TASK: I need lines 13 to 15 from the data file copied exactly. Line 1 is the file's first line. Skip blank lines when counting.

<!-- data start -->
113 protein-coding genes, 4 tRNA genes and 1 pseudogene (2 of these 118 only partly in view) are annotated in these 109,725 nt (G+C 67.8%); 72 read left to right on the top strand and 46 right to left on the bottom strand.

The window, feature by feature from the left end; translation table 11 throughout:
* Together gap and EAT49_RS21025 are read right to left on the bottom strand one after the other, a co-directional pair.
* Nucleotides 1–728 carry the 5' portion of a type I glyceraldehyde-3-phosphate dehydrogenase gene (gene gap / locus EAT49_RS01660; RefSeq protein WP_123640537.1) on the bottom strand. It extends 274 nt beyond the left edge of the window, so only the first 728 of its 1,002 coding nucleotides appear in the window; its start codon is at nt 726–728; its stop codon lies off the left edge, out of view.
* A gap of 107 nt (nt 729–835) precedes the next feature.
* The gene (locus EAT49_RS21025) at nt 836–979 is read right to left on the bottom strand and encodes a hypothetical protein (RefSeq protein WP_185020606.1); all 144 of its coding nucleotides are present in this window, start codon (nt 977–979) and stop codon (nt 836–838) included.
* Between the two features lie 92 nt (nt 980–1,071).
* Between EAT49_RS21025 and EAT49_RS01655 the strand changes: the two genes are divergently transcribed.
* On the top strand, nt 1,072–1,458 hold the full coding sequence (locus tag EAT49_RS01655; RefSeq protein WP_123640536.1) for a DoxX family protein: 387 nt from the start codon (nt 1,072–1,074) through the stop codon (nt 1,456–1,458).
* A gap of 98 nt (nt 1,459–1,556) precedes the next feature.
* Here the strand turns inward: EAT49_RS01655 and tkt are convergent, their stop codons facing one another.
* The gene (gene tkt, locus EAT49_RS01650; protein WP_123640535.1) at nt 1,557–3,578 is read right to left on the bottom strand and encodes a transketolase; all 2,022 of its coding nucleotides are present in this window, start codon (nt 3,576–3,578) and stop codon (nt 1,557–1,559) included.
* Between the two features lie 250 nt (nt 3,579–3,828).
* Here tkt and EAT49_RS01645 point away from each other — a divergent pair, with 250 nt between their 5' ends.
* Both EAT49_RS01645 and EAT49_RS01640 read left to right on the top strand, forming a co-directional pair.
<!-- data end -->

* Between the two features lie 250 nt (nt 3,579–3,828).
* Here tkt and EAT49_RS01645 point away from each other — a divergent pair, with 250 nt between their 5' ends.
* Both EAT49_RS01645 and EAT49_RS01640 read left to right on the top strand, forming a co-directional pair.